Mike Adams
Recommend this article

Recently, I have been getting a lot of complaints about the lack of diversity in my opinion column. The Feminazi Party has been complaining that I write about abortion too often. The Gaystapo has been complaining that I write about homosexuality too often. Atheists have been complaining that I write about God too often. College administrators have been complaining that I write about college administrators too often. I just can’t win. So, today, I’m going to dedicate my column to the topic of self-defense weapons just in case a lesbian feminist atheist college administrator goes off the deep end. I meant to say, “Even further off the deep end.” These five guns top my list of good, reliable self-defense weapons for the person, the automobile, and the home

1. Smith and Wesson J Frame Revolver. I recommend one carry weapon for summer and one for winter. My summer gun for the last fourteen years has been the Model 640. Men should carry a .357 revolver. They should also carry it in a stainless frame – especially if it is their summer weapon. Sweat all you like and the stainless J frame will take it. For women, I strongly urge the Model 638. Less recoil, but still enough stopping power. There is no need to drop down to a .380. The 38 has enough power and is both light enough and concealable enough for most women.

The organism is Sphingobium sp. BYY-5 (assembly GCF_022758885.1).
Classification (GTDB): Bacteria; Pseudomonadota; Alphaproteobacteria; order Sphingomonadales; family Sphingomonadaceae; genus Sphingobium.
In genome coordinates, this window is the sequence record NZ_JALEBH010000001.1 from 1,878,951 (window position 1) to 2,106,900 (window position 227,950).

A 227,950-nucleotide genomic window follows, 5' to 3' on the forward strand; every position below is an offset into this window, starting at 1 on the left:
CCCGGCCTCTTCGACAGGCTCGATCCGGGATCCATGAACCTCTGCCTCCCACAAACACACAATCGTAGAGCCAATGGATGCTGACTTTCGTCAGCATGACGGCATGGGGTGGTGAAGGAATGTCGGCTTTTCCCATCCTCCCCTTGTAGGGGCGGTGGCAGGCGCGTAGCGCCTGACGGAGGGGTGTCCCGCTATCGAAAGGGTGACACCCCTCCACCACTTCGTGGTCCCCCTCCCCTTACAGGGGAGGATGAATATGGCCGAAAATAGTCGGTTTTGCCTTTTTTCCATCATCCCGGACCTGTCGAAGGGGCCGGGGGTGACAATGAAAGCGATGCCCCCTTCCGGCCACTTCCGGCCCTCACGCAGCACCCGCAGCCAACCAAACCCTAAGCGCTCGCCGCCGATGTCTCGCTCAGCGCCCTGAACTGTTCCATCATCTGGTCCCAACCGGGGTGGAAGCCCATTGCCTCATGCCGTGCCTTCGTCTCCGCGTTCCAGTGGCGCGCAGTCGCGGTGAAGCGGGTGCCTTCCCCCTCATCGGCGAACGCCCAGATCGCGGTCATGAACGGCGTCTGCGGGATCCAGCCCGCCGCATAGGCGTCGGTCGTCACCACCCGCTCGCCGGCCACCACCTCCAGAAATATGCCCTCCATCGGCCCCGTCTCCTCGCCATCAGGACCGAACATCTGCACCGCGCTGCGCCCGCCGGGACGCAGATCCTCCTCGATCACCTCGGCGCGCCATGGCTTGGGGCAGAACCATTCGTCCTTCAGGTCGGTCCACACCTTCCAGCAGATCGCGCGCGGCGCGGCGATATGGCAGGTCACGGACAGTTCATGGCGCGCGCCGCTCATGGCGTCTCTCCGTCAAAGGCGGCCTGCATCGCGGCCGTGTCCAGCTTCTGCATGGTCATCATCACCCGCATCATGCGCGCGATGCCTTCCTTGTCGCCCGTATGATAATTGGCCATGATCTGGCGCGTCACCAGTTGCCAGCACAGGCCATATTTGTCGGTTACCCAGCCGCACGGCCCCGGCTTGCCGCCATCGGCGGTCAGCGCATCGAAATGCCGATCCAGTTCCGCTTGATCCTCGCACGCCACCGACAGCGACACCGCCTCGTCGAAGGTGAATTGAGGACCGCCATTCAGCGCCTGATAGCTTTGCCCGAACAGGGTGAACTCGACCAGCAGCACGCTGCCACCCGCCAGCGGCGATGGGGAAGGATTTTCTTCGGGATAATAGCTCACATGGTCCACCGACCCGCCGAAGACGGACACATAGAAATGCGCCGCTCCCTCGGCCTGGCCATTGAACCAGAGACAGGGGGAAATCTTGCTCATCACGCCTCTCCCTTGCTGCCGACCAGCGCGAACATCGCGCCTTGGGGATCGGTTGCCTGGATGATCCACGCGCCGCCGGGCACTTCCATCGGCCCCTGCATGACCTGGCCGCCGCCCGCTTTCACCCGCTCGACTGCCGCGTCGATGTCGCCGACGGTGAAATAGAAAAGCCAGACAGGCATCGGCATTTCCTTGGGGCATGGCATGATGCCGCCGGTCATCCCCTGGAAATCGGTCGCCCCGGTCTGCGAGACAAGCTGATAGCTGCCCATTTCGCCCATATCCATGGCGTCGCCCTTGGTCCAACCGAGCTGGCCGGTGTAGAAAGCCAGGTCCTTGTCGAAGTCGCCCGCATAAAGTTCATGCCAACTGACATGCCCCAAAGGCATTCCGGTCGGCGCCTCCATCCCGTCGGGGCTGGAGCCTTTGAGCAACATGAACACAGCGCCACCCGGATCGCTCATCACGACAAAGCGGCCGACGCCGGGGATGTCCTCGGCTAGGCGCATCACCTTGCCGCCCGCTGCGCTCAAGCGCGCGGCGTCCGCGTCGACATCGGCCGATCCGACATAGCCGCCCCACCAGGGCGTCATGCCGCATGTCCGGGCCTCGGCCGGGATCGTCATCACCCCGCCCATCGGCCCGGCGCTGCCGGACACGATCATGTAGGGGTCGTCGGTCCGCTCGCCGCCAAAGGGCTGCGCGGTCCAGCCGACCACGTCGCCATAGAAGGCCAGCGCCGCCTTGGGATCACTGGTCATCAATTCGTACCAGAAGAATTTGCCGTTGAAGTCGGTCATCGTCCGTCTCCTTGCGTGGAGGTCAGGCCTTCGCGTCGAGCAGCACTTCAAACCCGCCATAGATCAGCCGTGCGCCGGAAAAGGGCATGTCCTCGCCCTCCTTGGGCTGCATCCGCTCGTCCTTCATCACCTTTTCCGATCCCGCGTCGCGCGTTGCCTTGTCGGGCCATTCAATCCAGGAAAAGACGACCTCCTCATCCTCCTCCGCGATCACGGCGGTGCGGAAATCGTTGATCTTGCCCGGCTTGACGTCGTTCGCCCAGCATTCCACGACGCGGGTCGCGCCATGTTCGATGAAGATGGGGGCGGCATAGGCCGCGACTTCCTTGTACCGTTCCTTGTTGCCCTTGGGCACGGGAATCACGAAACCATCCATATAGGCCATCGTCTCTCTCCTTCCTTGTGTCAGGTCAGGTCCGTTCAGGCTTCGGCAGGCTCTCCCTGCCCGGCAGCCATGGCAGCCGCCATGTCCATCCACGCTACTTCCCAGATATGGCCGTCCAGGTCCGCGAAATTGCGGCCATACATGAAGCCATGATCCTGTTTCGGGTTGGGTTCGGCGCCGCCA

2. Smith and Wesson M&P Pistol. I carry a slightly larger gun with a larger capacity during the winter. I only do so because the extra clothing allows me to conceal a little more weapon. For years, my choice has been the Glock Model 23, chambered in .40 caliber. All of my friends in law enforcement have been trying to convince me that Smith now makes a superior pistol. I have finally seen the light. This is an affordable and reliable carry weapon. I strongly recommend that men carry the .40 caliber version. Women may want to opt for the 9mm version with less recoil. Either way, the Smith M&P is the way to go.

Recommend this article

Mike Adams

Mike Adams is a criminology professor at the University of North Carolina Wilmington and author of Letters to a Young Progressive: How To Avoid Wasting Your Life Protesting Things You Don't Understand.